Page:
Reports have revealed that in attempt to calm panic-selling, which saw around $340 billion wiped off market value, editorials in official newspapers have been seeking to reassure investors that the measures were merely aimed at dampening rampant speculation on the stock market. Investors are reportedly concerned that the government may consider the imposition of capital gains tax on share profits, although this latter measure has been touted only as a last resort. Analysts, meanwhile, appear unconcerned regarding what is being viewed by many as a temporary slide on an otherwise still upwardly-mobile market.

Link here.

China to reap $40 billion from share tax hike.

China’s decision to triple the tax on share trading could reportedly earn the government an additional $40 billion in tax revenues. The tax windfall would come about as a result of the increase on share stamp duty to 0.3% from 0.1%, announced last week in order to take some steam out the country’s surging stock markets, and avert a sharp and potentially damaging correction in share prices. The amount raised by the tax would be equal to about 7% of the central government’s annual budget. Much of the windfall could be ploughed into infrastructure development in rural areas.

Link here.


When Estonian authorities began removing a bronze statue of a World War II-era Soviet soldier from a park in Tallinn last month, they expected violent street protests by Estonians of Russian descent. They also knew from experience that “if there are fights on the street, there are going to be fights on the Internet,” said Hillar Aarelaid, the director of Estonia’s Computer Emergency Response Team. After all, for people there the Internet is almost as vital as running water. It is used routinely to vote, file their taxes, and, with their cellphones, to shop or pay for parking.

What followed was what some describe as the first war in cyberspace, a monthlong campaign that has forced Estonian authorities to defend their pint-size Baltic nation from a data flood that they say was set off by orders from Russia or ethnic Russian sources. The Estonians assert that an Internet address involved in the attacks belonged to an official who works in the administration of Vladimir V. Putin.

The Russian government has denied any involvement in the attacks, which came close to shutting down the country’s digital infrastructure, clogging the Web sites of the president, the prime minister, Parliament and other government agencies, staggering Estonia’s biggest bank and overwhelming the sites of several daily newspapers. “It turned out to be a national security situation,” Estonia’s defense minister, Jaak Aaviksoo, said in an interview. “It can effectively be compared to when your ports are shut to the sea.”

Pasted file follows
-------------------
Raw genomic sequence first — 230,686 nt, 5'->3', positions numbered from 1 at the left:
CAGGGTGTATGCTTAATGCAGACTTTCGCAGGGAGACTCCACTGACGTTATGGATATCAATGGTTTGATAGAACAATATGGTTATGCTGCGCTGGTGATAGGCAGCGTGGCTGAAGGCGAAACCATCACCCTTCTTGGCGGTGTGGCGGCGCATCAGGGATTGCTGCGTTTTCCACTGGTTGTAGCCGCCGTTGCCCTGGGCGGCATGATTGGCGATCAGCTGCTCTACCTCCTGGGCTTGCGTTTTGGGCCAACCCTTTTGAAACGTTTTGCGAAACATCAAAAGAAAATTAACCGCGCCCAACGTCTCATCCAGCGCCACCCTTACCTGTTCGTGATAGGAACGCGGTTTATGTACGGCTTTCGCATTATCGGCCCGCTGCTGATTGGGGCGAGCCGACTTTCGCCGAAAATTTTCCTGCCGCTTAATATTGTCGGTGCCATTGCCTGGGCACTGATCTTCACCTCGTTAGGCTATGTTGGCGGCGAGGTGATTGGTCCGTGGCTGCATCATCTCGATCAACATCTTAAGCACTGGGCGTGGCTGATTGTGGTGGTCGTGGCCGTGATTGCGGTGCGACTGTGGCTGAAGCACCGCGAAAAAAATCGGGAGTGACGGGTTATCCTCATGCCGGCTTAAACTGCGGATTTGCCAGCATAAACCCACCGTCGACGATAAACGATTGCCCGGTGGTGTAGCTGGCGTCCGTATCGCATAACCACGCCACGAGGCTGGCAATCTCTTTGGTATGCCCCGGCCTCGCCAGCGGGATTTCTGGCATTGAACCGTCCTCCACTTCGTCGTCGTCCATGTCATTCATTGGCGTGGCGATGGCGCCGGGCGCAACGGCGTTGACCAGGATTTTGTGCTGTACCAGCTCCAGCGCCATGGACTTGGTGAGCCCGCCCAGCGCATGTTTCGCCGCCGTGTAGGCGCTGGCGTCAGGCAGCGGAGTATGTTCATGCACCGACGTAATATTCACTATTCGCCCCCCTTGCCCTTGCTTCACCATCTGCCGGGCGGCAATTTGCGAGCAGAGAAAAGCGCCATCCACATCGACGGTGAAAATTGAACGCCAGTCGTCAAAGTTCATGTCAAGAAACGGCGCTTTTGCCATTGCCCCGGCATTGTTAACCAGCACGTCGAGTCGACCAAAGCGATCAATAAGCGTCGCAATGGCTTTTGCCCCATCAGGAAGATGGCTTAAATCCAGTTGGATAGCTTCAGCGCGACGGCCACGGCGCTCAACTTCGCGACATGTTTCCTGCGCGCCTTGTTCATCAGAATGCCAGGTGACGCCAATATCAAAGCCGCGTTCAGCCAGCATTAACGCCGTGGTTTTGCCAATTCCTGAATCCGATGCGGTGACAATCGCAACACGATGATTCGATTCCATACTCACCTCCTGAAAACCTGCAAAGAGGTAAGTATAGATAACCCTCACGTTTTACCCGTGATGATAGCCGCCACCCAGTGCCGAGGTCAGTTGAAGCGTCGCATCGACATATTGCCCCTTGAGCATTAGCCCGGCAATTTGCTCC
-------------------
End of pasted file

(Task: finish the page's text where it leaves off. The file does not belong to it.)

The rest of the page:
Computer security experts from NATO, the E.U., the U.S. and Israel have since converged on Tallinn to offer help and to learn what they can about cyberwar in the digital age. “This may well turn out to be a watershed in terms of widespread awareness of the vulnerability of modern society,” said Linton Wells II, the principal deputy assistant secretary of defense for networks and information integration at the Pentagon. “It has gotten the attention of a lot of people.”

When the first digital intruders slipped into Estonian cyberspace at 10 p.m. on April 26, Mr. Aarelaid figured he was ready. He had erected firewalls around government Web sites, set up extra computer servers and put his staff on call for a busy week. By April 29, Tallinn’s streets were calm again after two nights of riots caused by the statue’s removal, but Estonia’s electronic Maginot Line was crumbling. In one of the first strikes, a flood of junk messages was thrown at the e-mail server of the Parliament, shutting it down. In another, hackers broke into the Web site of the Reform Party, posting a fake letter of apology from the prime minister, Andrus Ansip, for ordering the removal of the highly symbolic statue.

At that point, Mr. Aarelaid, gathered security experts from Estonia’s Internet service providers, banks, government agencies and the police. He also drew on contacts in Finland, Germany, Slovenia and other countries to help him track down and block suspicious Internet addresses and halt traffic from computers as far away as Peru and China. The bulk of the cyberassaults used a technique known as a distributed denial-of-service attack. By bombarding the country’s Web sites with data, attackers can clog not only the country’s servers, but also its routers and switches, the specialized devices that direct traffic on the network.

To magnify the assault, the hackers infiltrated computers around the world with software known as bots, and banded them together in networks to perform these incursions. The computers become unwitting foot soldiers, or “zombies”, in a cyberattack. In one case, the attackers sent a single huge burst of data to measure the capacity of the network. Then, hours later, data from multiple sources flowed into the system, rapidly reaching the upper limit of the routers and switches.

By the end of the first week, the Estonians, with the help of authorities in other countries, had become reasonably adept at filtering out malicious data. Still, Mr. Aarelaid knew the worst was yet to come. May 9 was Victory Day, the Russian holiday that marks the Soviet Union’s defeat of Nazi Germany and honors fallen Red Army soldiers. Mr. Aarelaid huddled with security chiefs at the banks, urging them to keep their services running. He was also under orders to protect an important government briefing site. Other sites, like that of the Estonian president, were sacrificed as low priorities.